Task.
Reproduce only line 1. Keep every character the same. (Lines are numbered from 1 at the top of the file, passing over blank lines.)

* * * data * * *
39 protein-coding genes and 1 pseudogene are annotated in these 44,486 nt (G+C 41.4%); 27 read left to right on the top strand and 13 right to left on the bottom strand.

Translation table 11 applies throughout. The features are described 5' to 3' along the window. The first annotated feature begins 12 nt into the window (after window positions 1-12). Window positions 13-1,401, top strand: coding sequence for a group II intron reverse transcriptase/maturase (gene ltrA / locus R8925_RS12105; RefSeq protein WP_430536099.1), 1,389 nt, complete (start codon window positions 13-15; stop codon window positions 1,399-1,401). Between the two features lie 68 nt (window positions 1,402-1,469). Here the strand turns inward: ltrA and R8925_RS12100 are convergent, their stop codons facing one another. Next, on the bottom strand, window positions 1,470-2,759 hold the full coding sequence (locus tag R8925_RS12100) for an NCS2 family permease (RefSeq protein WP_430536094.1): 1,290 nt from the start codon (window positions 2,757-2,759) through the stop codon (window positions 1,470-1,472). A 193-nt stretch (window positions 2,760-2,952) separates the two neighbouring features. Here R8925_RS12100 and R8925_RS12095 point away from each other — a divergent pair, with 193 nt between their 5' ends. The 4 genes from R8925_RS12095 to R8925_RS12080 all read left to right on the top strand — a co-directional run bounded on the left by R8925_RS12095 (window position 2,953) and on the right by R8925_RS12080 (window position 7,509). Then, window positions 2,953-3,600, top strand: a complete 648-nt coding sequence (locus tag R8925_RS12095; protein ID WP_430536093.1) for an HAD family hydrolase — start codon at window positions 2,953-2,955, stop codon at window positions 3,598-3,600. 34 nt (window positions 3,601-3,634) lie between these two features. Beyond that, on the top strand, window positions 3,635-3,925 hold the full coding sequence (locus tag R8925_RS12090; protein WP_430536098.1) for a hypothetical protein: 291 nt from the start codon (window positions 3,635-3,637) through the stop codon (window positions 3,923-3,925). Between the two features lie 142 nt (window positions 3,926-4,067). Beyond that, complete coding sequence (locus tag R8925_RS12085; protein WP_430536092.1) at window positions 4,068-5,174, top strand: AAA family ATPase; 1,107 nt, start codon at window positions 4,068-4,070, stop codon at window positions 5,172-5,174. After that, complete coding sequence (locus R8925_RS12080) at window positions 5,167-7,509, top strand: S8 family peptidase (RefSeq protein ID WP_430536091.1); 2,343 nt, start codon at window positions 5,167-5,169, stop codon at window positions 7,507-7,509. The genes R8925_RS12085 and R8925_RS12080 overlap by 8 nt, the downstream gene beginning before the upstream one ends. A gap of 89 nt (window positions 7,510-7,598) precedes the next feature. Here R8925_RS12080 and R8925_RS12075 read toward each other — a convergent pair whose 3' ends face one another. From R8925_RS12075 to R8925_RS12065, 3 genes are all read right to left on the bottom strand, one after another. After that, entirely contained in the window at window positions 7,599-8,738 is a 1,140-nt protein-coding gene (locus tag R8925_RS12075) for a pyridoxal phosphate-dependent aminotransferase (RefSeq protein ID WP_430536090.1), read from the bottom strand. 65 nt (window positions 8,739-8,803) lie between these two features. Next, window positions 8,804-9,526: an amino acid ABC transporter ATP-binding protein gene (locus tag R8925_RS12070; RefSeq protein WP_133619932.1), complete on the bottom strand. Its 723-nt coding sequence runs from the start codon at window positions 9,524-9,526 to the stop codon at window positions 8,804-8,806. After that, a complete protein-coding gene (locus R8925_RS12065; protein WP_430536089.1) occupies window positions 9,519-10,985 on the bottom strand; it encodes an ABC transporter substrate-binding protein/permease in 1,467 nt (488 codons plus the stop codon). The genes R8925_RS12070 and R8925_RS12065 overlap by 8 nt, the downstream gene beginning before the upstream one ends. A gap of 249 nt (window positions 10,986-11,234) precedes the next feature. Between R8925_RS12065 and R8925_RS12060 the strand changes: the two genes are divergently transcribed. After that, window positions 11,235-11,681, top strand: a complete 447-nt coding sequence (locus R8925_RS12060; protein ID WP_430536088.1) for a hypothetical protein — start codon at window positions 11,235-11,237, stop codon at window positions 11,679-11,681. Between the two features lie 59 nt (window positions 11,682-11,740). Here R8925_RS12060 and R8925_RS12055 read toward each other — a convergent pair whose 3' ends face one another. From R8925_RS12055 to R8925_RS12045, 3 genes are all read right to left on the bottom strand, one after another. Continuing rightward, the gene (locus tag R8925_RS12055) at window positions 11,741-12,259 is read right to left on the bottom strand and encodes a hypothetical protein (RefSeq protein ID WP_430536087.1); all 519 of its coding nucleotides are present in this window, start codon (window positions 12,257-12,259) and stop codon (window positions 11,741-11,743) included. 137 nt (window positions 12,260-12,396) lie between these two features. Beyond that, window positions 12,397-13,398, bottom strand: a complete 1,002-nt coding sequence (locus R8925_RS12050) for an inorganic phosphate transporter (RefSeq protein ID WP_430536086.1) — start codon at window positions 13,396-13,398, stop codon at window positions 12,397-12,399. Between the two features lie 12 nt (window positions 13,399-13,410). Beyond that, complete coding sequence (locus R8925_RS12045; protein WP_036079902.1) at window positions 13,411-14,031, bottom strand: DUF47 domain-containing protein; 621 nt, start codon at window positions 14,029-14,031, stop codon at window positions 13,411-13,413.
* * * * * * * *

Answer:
39 protein-coding genes and 1 pseudogene are annotated in these 44,486 nt (G+C 41.4%); 27 read left to right on the top strand and 13 right to left on the bottom strand.